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140 people perish on the road in a span of two weeks

140 people have lost their lives in road accidents in the last two weeks’ statistics from the National Transport and Safety Authority (NTSA) show.

A closer look at the traffic data as of December 20, 2023, shows that the number of deaths has dropped compared to the same period in 2022.

Between January 1 and December 20, 2023, 4,139 lives were lost as a result of road accidents, compared to 4,517 lives lost during the same period last year. This represents a reduction of 8.4 per cent.

According to the latest statistics, there has been a significant reduction in fatalities for all road user groups this year compared to the same period last year, with the exception of pedal cyclists.

The increase in pedal cyclist deaths was attributed to speeding vehicles, dangerous riding, unsafe lane changing, distracted riding, and lack of non-motorised transport (NMT) facilities.

Other attributes include the use of mobile phones and other forms of distraction by both motorists and cyclists, failure to wear reflective jackets, and the use of NMT facilities intended for cyclists by other road users.

Speaking a fortnight ago, Transport Cabinet Secretary Kipchumba Murkomen said drunk driving, speeding, non-utilization of seat belts and helmets as well as unsafe road crossing by pedestrians are major contributors to accidents and injuries.

“People speed due to reasons such as urgency and lateness, which ultimately point to inadequate journey planning and time management. Let us prioritize safety over haste, responsibility over recklessness, and caution over carelessness, our choices on the roads impact not only ourselves but the lives of others,” Mr Murkomen said during the launch of a road safety campaign dubbed Usalama Barabarani in Nairobi.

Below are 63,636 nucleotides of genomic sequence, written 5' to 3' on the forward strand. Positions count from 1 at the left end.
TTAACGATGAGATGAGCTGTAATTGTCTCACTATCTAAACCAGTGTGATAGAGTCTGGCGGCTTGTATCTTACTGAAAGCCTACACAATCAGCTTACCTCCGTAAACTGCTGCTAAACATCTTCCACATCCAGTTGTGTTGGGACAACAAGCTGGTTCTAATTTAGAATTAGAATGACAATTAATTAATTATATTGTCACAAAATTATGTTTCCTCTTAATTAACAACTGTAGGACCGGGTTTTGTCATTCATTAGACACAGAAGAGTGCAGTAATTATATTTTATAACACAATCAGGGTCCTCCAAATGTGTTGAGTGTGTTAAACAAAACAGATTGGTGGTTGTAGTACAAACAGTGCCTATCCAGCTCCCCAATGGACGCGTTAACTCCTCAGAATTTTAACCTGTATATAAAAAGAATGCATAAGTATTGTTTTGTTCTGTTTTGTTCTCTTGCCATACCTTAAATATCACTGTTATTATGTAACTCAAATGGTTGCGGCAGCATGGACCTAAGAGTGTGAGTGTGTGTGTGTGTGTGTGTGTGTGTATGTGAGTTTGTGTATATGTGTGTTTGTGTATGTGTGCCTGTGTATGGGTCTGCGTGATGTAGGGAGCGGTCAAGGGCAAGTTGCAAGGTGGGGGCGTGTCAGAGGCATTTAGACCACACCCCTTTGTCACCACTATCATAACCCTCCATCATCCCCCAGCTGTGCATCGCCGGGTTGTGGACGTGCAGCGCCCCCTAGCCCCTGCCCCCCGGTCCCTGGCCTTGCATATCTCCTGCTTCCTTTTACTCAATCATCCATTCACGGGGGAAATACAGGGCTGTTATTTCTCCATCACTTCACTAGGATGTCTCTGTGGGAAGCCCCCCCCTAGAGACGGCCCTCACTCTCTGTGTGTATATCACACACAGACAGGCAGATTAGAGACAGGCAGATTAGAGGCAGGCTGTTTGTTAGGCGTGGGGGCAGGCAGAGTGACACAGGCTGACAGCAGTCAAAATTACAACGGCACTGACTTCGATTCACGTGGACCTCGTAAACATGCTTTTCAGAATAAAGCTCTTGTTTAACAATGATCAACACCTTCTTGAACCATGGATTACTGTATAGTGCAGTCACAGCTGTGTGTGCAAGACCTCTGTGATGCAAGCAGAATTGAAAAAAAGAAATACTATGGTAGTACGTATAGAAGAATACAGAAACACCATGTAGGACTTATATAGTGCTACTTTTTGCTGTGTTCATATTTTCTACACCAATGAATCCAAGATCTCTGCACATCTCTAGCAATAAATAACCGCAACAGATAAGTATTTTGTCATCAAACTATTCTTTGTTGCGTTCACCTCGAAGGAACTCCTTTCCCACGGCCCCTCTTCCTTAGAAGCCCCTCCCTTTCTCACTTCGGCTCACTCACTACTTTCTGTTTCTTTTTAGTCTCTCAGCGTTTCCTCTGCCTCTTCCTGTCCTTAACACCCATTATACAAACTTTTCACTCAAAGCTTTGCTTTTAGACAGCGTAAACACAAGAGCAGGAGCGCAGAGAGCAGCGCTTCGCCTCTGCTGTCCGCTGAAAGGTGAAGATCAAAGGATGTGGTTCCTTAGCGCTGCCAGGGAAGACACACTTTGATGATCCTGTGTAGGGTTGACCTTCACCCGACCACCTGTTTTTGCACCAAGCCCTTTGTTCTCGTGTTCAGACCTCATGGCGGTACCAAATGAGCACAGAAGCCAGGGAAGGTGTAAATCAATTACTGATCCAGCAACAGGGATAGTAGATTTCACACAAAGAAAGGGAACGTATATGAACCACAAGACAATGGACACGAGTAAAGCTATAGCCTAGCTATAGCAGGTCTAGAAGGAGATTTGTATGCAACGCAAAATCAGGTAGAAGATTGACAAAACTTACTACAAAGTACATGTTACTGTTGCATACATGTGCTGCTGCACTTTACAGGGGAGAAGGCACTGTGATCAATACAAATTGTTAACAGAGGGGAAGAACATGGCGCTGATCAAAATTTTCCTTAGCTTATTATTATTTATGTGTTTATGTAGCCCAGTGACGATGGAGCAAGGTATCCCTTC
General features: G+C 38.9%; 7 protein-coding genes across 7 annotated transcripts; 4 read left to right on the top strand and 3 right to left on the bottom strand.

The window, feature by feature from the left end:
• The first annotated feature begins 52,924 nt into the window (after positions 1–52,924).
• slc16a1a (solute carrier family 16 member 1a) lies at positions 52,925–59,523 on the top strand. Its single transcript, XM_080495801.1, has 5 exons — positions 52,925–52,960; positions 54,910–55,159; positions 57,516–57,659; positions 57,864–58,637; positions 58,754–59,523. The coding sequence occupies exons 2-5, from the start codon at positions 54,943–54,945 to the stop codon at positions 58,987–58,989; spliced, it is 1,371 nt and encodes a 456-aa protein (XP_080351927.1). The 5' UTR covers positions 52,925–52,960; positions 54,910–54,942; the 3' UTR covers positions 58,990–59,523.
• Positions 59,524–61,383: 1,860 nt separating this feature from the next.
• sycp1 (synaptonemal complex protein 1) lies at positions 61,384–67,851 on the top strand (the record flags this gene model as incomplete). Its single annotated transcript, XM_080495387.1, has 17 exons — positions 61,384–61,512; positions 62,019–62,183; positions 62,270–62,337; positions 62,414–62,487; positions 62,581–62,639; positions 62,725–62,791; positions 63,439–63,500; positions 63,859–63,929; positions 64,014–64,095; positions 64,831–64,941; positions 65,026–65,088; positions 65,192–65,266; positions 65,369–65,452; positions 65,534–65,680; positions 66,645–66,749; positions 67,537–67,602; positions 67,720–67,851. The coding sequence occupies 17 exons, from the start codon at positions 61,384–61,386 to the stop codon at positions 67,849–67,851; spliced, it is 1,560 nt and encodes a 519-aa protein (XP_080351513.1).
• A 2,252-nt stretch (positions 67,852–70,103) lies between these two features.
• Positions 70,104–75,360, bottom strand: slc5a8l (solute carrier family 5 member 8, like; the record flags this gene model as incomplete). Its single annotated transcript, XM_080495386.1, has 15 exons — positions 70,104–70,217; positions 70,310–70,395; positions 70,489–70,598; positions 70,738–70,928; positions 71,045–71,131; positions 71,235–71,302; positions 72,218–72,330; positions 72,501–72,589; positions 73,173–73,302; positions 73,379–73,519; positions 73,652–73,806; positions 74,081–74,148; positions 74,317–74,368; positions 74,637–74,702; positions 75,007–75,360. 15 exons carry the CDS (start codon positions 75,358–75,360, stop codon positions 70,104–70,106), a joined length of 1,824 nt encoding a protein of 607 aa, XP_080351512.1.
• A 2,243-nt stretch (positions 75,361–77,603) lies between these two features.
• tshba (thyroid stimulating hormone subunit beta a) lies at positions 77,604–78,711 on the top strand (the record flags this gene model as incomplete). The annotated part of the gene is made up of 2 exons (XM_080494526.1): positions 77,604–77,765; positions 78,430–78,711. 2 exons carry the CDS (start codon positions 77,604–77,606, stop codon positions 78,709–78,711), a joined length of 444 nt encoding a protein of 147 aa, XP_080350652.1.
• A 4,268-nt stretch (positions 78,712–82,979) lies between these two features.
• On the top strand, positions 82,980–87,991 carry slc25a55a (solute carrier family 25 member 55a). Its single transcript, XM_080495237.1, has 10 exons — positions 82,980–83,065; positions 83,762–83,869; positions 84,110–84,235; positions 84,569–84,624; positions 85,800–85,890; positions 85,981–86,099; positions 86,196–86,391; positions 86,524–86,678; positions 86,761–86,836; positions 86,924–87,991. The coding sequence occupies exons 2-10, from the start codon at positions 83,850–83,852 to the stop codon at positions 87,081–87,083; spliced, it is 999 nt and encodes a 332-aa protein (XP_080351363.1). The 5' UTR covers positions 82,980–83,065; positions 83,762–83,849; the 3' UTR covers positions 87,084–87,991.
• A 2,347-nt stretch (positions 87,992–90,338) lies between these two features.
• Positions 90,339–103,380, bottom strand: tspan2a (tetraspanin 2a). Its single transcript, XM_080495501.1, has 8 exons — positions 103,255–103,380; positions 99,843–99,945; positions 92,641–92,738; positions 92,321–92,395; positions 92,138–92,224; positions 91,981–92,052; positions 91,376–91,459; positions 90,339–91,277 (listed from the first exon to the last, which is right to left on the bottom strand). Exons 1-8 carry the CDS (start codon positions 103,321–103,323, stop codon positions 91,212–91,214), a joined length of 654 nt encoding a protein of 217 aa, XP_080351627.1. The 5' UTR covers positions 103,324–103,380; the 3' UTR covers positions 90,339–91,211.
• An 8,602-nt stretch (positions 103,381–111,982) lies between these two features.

He said the campaign will promote safe road user behaviour and enhance the survivability of traffic victims.

The CS went on to say that the Highway Code provides rules and guidelines on how to use the road.

“All road users – pedestrians, cyclists and motorists – have a right to use the road, but they should always act responsibly to ensure the safety of all. Basic guidelines are given on how to drive, reverse, cross the road as a pedestrian, obey traffic lights and so on.”

Murkomen also said most accidents, especially in towns and cities, occur on Friday evenings and Monday mornings, with a notable correlation to drunk driving.

“We have seen a troubling trend where private vehicles are engaging in serious driving violations, contributing significantly to the alarming accident rates. Unfortunately, these incidents are not only tragic losses but also detrimental to the economy, as many of these individuals are graduates,” Murkomen said.

Mr Murkomen further noted that most motorists are either unaware of the risks associated with reckless driving or they are deliberately engaging in poor practices that endanger their own lives and those of other road users.

“We have situations where passengers observe the driver sleeping or speeding. Instead of passengers refusing or speaking out against such behavior, they instead choose to record them. It is the passengers who must report these things, and when they do, we take action,” said Mr Murkomen.

According to the World Health Organization’s Global Status Report on Road Safety, between 3,000 and 13,000 Kenyans lose their lives in road traffic crashes every year.

The majority of these people are vulnerable road users – pedestrians, motorcyclists, and cyclists. In addition, almost a third of deaths are passengers – many of whom die on unsafe public transport.